Mares beats Moreno, defends 122-pound title

  • Article by: GREG BEACHAM
  • Associated Press
  • November 11, 2012 - 1:04 AM

LOS ANGELES - Abner Mares attacked relentlessly on the way to a unanimous decision over Anselmo Moreno on Saturday night, defending his WBC 122-pound title and handing Moreno his first defeat in a decade.

Leo Santa Cruz also defended his IBF bantamweight title, stopping Victor Zaleta in the ninth round of a brutal fight on a thoroughly entertaining card at Staples Center.

Alfredo Angulo stopped Raul Casarez with a single left hook 56 seconds into the first round, making a dramatic return to the ring after a year away. Earlier, Welsh light heavyweight Nathan Cleverly defended his WBO title with an eighth-round stoppage of Shawn Hawk.

Mares (25-0-1) rarely stopped moving forward in a fascinating clash of styles with Moreno (33-2-1), the elusive Panamanian star. In the fifth round, Mares scored the first career knockdown of Moreno, who had won 27 straight fights since October 2002.

"I could tell he felt my power and my aggression," Mares said. "He did take advantage of me when I waited too long, but he's a super champion and he gave me hell. I couldn't let him get comfortable with his style, because he's very good. I made it my fight tonight."

Mares stalked Moreno from the opening bell, playing the bull to Moreno's matador in every corner of the ring. Moreno weathered the early rounds with his usual defensive flair and athleticism, but Mares is a nonstop puncher who usually corners his man — and he did it in the fifth round, staggering Moreno with a three-punch combination and then stepping back while Moreno fell to the canvas.

"I was a little shocked when he went down," Mares said. "I felt the punch, but didn't think it was that powerful."

Machismo took over the fight in the eighth round, with both boxers taking turns standing still and daring the other to throw his best shot. Mares' pursuit never stopped, however: He full-out sprinted after Moreno in the 12th round, with Moreno backpedaling at the same pace.

Judges Marty Denkin and David Sutherland scored the bout 116-110 for Mares, while James Jen Kin gave every round to Mares in a 120-106 whitewash. The Associated Press also scored it 116-110 for Mares.

"The fight should have been closer," said Moreno, who still holds a 118-pound title belt. "I'm unhappy that the one judge didn't give me at least one round, but Abner fought a great fight. He's a great champion. He was very strong, and I got caught by his shots. I was careless when I went down, but it was a great fight for the people. I'm happy for that."

Mares, who would love to fight Nonito Donaire next if their promoters could make nice, also showed his familiar lapses in punch discipline, hitting Moreno with a very low blow and a kidney punch. Mares didn't lose a point, but Moreno was docked in the 11th round for dangerously pulling down Mares' head in a clinch.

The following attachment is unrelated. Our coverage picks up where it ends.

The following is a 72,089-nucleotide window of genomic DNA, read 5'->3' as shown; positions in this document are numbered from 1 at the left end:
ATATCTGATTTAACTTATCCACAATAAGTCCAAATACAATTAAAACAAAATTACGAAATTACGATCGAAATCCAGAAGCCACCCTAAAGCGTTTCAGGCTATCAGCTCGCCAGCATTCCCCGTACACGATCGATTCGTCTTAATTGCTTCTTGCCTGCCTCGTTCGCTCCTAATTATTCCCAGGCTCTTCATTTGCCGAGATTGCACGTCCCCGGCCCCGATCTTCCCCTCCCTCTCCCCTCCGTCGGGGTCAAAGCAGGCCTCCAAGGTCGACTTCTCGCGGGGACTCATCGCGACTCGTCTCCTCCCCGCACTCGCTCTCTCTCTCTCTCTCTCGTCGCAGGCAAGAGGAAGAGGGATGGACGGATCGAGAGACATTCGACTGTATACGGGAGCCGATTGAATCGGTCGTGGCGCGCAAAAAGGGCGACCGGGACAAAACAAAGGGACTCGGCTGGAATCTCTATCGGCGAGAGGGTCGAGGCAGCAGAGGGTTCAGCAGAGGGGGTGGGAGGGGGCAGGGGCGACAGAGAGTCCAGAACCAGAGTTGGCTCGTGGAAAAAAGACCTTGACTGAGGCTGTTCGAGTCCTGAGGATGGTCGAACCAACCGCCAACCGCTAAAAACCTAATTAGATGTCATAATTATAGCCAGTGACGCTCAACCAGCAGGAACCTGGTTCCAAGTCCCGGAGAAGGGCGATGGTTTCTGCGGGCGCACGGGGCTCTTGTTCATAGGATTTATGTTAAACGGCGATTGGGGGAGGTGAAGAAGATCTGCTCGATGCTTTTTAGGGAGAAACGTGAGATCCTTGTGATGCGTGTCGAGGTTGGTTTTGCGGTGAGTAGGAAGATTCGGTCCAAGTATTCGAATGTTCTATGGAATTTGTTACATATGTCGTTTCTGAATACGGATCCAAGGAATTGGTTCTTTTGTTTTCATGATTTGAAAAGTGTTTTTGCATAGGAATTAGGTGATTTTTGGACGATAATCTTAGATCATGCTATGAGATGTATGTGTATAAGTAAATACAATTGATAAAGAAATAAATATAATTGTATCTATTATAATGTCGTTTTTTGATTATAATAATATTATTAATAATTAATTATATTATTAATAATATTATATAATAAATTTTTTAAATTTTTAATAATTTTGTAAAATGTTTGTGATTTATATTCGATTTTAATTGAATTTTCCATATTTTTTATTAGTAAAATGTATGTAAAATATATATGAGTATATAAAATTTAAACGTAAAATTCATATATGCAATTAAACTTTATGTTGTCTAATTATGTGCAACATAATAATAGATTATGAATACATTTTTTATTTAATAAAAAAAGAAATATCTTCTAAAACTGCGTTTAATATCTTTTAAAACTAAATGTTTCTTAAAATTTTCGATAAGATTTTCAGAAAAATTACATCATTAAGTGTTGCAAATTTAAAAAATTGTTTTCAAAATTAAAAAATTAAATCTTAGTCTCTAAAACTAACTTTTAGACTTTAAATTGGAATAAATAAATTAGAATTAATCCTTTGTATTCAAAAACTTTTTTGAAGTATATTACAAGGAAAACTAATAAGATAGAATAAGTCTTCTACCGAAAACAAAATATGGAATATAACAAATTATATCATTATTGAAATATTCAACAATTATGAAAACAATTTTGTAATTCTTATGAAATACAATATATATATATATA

Santa Cruz (22-0-1, 13 KOs) put a comprehensive beating on Zaleta, knocking down the challenger with a left hook to the liver in the fourth round and another body shot followed by a left uppercut in the seventh.

Zaleta (20-3-1) was extraordinarily game, surviving the onslaught until Santa Cruz's left set up a straight right in the ninth that connected with Zaleta's jaw and knocked the challenger sideways underneath the ropes.

"He made this a fight," said Santa Cruz, the Mexican-born slugger who fights out of nearby Lincoln Heights. "I was working the head and his body, and I finally caught him and he went down. He was blocking my shots at first, but I kept working."

Santa Cruz said he hopes to fight Mares next year.

Angulo (21-2, 18 KOs), the former 154-pound champion nicknamed "Perro," wept in the ring after depositing a senseless Casarez (19-3) on the canvas with one vicious hook. The all-action Angulo has been working on his defense under new trainer Virgil Hunter, but got little chance to show it off.

In the past year since James Kirkland stopped him in November 2011. Angulo was detained by U.S. immigration officials for seven months. The Mexican fighter apparently was living in the U.S. with an expired work visa, but only got out of INS detention in July.

"I had so much emotion during my ring walk," Angulo said. "I wanted to cry. I had to hold it in. I had a lot of pressure, but I knew I could get through it. I knew the dog was going to come back. ... I was listening to the crowd cheering for me, and I was overwhelmed. I could fight (again) in 20 minutes if you wanted."

Fighting outside of Britain for just the second time in his career, Cleverly (25-0, 12 KOs) had little trouble in his fourth title defense against Hawk (22-3-1), who took the bout on five days' notice after contender Ryan Coyne dropped out.

"I'm really looking forward to coming to the U.S. again and fighting," Cleverly said. "I set up the fight to be fast, strong and exciting. I enjoyed this. I enjoy the atmosphere and the lighting at Staples Center. He was a top opponent, but eventually I broke him down, and it paid off."

Singer Tom Jones attended the fights to support Cleverly, his fellow Welshman. Jack Nicholson, Mickey Rourke, Lakers forward Metta World Peace, Clippers forward Caron Butler and jockey Mike Smith also were in the crowd.

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